Old Colony Tap | Victor Powell’s Workshop
Chances are, you’re not neutral about the Old Colony; a legacy dive bar, if such a thing can be imagined. You may embrace it happily as a true surviving vestige of hardscrabble Provincetown and a good place to meet friends, away from the phoniness and pretense of neo-Ptown. Or you may shudder as you go by, especially when it’s evident through the plate-glass windows just who’s drinking long before the sun is over the yardarm. What’s beyond debate is that the Old Colony is a town institution, founded in 1937 by Manuel G. Cook and run since 1955 by the Enos family, who also own the Surf Club.
Before the Old Colony, the building housed the Ocean Breeze Restaurant, run by Leah Crawley. The Gouveia family — including young Grace and “Cul” — once lived upstairs from the restaurant. (“Columnist ‘Cul’ Goveia Dies,” The Banner, 27 November 1997.) For a time in the late 1940s, it was also Mitchell’s Dry Goods Store, run by George E. Mitchell.
In February 1937, The Advocate announced that Manuel G. Cook, whom it described as an orchestra leader, had just opened a new restaurant called the Colonial Tap — not in this building, but next door, at 321 Commercial Street. Whether “Colonial” was Cook’s original name or a mistake by the newspaper, “Old Colony” had been adopted by July of that year, when Cook applied for a common victualer’s license for his business. To gauge from the filings of this period, the Old Colony’s other principals were Frank Cook, Edmund Steele and Joseph Steele Jr.
Why did the Old Colony move? It’s unclear to me whether the opening of the Lobster Pot in 1943 forced the Old Colony out, or whether the Old Colony’s departure paved the way for the Lobster Pot’s opening, but in any case, it was definitely in its current home by March 1944. The bar seems to have been in the hands of Frank E. Days from the 1940s through the early 1950s.
Leonard Edward “Lenny Blue” Enos Sr. (1920-1980), the son of Edward and Mary (Berrio) Enos, and Herman Janard, his partner in J. & E. Fruit and Produce, took over the place in 1954. To judge deductively from the tone of their “New Management” announcement in 1955, the business had not previously been held in sterling account:
The Old Colony Tap is now under the management of Leonard Enos and Herman Janard, both of Provincetown and known to many here. It is their intention to maintain at all times a clean, orderly and pleasant place for their townspeople and guests — one that will be a credit to the town and to themselves.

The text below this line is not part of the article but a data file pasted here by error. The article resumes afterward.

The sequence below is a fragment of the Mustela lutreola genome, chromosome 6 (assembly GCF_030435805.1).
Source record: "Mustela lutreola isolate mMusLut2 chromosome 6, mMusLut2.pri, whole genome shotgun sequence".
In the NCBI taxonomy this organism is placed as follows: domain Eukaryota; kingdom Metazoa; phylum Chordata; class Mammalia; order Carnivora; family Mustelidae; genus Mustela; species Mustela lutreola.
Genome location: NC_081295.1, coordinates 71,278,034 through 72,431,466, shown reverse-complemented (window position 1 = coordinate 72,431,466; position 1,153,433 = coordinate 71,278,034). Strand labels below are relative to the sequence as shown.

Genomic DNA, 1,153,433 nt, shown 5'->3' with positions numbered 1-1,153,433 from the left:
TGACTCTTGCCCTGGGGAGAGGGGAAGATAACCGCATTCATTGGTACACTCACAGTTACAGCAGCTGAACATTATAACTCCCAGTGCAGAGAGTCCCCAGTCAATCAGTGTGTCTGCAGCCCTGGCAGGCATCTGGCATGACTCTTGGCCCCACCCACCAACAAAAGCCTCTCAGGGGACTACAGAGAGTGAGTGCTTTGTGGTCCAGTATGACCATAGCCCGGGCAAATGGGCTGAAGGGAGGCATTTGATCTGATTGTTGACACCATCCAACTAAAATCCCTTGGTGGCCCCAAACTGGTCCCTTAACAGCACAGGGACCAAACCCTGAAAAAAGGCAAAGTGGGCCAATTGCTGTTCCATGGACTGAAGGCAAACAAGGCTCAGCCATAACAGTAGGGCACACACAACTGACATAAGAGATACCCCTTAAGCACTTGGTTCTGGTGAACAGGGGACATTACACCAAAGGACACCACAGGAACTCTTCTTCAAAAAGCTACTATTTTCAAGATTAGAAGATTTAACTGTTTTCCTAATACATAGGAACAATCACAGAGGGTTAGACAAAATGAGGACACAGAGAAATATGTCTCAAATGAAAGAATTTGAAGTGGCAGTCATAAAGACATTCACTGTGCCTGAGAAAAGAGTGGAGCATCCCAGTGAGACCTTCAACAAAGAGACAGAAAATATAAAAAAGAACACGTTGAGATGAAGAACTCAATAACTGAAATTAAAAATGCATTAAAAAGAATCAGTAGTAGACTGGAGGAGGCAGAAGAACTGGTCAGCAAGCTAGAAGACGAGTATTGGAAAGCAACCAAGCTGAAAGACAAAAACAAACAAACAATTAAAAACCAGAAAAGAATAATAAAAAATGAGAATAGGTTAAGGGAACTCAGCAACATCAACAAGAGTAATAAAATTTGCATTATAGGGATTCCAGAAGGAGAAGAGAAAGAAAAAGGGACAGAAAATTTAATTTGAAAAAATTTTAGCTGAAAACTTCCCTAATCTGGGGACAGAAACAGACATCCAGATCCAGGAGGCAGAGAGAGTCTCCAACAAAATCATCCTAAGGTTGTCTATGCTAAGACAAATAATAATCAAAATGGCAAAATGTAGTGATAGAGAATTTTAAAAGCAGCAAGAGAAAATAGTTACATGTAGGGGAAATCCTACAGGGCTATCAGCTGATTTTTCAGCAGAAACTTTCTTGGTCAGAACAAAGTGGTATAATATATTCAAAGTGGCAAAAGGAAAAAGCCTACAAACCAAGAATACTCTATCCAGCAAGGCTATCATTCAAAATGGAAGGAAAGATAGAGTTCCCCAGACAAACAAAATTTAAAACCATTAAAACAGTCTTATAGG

Enos set the tone for the Old Colony’s enduring décor. James Wingate Parr, whose handiwork can be seen at the Governor Bradford across the street, “painted the walls that weren’t covered with driftwood,” according to a 2002 account. Another artist, Ernesto, executed burnt wood carvings — with a blow torch. Fishermen brought in curios, salvage and tchotchke, including a number of life preservers from odd sources like the World War II merchant ship Lawrence Victory. The approach suited Enos perfectly. “Tourists liked the nautical look of the place, and it didn’t cost a penny to decorate,” The Banner noted. (Ann Wood, “O.C. Will Be Fixed Up, Not Changed, The Banner, 26 September 2002.)
In 1962, Enos annexed — with the selectmen’s somewhat grudging approval — the large building at standing between the Old Colony and the beach in which the Pilgrim Club had operated. This was after his lawyer, John C. Snow, assured the board that the greatly expanded Old Colony would be an asset to the town. First known as the Back Room, it came to better known as the Rumpus Room. It no longer stands. (A fuller history is at 323½ Commercial Street.)
Lucia S. “Lucy” (Bocanfuso) Enos (d 2007) continued to run the Old Colony after her husband’s death, with their son Leonard E. “Lenny” Enos Jr., who continues to operate the place. For many year, the public face of the Old Colony belonged to F. Michael “Moon” Henrique (±1945-2002), who not only tended bar but, quite as importantly, controlled the jukebox. (“F. Michael ‘Moon’ Henrique, 57, Well-Known Bartender, Former Little League Coach,” The Banner, 5 December 2002.)
Upstairs and facing the harbor is the workshop of Victor Powell (Provincetown Artist Registry), self-described as the “only sandal maker left in Provincetown,” which once had several well-known craftsmen in its midst. Powell can claim customers as diverse as the designer Michael Kors and Seán Cardinal O’Malley, the Archbishop of Boston.